The prominence of churches in New Zealand’s cities, towns and countryside attests to the historical importance of the Christian religion in New Zealand.
In censuses, about half all New Zealanders give Christianity as their religion. The largest denominations are Anglican, Catholic and Presbyterian. In all regions except Auckland and Otago–Southland, Anglicans are the largest denomination.
Only a very small proportion of the relatively high number who identify themselves as Christian attend church regularly. Traditional denominations are losing adherents, but evangelical sects are growing. In many country districts, and also in towns and cities, interdenominational co-operation is now well established.
Generally, the Christian churches and their social organisations are less influential in New Zealand society than they were.
The Christian churches in society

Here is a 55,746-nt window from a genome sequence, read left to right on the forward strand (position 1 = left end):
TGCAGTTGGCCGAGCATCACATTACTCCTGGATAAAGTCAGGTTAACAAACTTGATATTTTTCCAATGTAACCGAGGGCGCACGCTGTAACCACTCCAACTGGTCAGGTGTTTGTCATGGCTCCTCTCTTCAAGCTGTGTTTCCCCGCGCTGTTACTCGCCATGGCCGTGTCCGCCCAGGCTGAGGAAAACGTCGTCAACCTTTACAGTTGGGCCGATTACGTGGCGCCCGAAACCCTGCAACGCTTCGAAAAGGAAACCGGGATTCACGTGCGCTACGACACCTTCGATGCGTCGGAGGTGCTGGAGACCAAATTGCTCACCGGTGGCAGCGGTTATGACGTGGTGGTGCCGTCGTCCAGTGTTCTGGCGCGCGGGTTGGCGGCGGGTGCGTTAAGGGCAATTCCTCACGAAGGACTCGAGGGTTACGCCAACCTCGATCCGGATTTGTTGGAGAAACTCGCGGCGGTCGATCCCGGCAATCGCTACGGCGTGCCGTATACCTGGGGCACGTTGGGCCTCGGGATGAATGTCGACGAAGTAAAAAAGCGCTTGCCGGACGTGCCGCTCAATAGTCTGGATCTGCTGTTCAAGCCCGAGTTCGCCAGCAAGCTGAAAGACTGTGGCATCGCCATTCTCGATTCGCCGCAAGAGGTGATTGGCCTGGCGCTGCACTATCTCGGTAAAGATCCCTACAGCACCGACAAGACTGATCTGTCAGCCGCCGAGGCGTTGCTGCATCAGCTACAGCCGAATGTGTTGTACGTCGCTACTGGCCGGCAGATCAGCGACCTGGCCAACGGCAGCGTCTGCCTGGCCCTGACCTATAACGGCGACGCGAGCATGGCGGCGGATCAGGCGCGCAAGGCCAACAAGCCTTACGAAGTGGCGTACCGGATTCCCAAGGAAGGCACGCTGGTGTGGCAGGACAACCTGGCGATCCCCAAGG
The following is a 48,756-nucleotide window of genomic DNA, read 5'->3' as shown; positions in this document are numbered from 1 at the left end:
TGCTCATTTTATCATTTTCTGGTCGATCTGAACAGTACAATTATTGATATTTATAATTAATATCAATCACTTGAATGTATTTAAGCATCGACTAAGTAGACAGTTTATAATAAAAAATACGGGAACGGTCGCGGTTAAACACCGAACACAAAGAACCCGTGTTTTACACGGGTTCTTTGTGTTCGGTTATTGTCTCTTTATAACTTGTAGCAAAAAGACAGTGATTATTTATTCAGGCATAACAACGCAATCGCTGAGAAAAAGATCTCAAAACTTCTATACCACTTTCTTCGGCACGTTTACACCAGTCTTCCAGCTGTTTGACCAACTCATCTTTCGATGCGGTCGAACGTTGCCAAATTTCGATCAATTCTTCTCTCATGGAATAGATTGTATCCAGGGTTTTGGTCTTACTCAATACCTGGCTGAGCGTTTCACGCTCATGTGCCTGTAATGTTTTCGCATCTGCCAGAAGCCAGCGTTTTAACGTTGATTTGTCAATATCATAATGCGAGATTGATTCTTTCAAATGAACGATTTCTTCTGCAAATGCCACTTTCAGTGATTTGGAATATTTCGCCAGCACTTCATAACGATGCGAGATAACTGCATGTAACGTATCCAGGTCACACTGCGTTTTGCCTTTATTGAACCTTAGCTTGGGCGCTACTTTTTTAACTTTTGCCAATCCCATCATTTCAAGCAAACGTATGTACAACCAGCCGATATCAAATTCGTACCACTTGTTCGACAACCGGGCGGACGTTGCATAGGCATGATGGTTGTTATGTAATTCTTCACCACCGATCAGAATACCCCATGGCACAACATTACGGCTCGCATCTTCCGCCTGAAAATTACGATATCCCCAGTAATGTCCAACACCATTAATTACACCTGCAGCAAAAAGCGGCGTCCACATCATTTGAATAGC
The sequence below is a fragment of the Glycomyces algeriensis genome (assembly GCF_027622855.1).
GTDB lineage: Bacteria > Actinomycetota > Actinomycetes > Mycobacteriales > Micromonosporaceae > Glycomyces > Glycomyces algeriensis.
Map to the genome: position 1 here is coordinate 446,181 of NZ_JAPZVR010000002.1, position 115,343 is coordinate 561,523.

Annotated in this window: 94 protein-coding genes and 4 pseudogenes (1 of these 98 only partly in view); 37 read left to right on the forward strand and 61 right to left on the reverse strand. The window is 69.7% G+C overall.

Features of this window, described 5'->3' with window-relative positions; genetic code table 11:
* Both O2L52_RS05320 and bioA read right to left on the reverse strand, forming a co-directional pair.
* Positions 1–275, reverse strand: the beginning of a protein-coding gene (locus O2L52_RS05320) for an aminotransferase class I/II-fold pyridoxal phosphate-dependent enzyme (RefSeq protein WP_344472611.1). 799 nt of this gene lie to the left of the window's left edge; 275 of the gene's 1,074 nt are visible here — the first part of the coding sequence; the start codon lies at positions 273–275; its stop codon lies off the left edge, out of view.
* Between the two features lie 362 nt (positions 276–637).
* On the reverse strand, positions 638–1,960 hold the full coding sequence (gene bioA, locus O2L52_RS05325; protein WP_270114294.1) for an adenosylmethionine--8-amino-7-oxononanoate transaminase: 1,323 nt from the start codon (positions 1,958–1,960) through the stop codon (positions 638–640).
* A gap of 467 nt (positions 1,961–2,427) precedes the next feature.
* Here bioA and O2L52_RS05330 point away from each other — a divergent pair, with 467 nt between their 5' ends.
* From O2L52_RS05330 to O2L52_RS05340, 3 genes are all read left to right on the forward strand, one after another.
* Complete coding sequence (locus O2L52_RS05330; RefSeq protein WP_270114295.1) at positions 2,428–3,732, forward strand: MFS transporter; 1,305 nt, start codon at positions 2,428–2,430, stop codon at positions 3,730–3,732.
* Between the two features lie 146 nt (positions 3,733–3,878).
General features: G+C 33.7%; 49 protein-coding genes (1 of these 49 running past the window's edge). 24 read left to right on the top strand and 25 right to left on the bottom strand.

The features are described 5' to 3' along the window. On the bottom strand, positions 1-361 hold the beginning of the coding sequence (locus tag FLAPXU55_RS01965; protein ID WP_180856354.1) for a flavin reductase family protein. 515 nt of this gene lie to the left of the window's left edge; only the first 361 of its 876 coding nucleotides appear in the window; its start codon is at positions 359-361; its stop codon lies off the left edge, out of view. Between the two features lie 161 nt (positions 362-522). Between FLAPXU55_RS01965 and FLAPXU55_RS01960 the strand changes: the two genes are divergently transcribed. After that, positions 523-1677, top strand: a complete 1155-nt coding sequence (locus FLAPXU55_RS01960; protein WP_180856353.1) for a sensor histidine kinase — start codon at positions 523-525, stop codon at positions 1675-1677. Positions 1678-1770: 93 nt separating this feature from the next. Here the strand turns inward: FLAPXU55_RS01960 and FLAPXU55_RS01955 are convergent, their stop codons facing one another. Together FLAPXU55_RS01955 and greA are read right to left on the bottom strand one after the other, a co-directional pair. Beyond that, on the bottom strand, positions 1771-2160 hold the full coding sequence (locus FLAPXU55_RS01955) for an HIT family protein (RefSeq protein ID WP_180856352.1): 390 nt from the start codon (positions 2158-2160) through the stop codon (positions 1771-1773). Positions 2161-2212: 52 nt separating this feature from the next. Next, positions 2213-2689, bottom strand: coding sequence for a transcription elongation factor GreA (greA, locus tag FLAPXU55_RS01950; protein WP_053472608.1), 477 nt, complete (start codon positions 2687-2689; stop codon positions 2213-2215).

In several Christian denominations, splits have developed between conservatives and liberals over such issues as the ordination of women and, more recently, homosexuality. Female clergy are now accepted in the major Protestant denominations.
In the wider society, the liberals in many Christian denominations have taken progressive stands on race, poverty, sexuality and divorce, which conservative elements in the same denominations have not supported.
Recent immigrants have given other religions a stronger foothold. By 2010 there were over 50,000 Hindus and Buddhists in New Zealand, and over 35,000 Muslims.
Communities of practising Jews have been present since the 19th century, when synagogues were built in most cities and major towns.
Two indigenous Māori religions draw on elements of Christianity. The larger, Rātana, was founded by a 20th-century faith-healer and the other, Ringatū, by a 19th-century prophet.
In several Christian denominations, separate, parallel Māori structures have evolved to give expression to the distinctive features of Māori Christianity.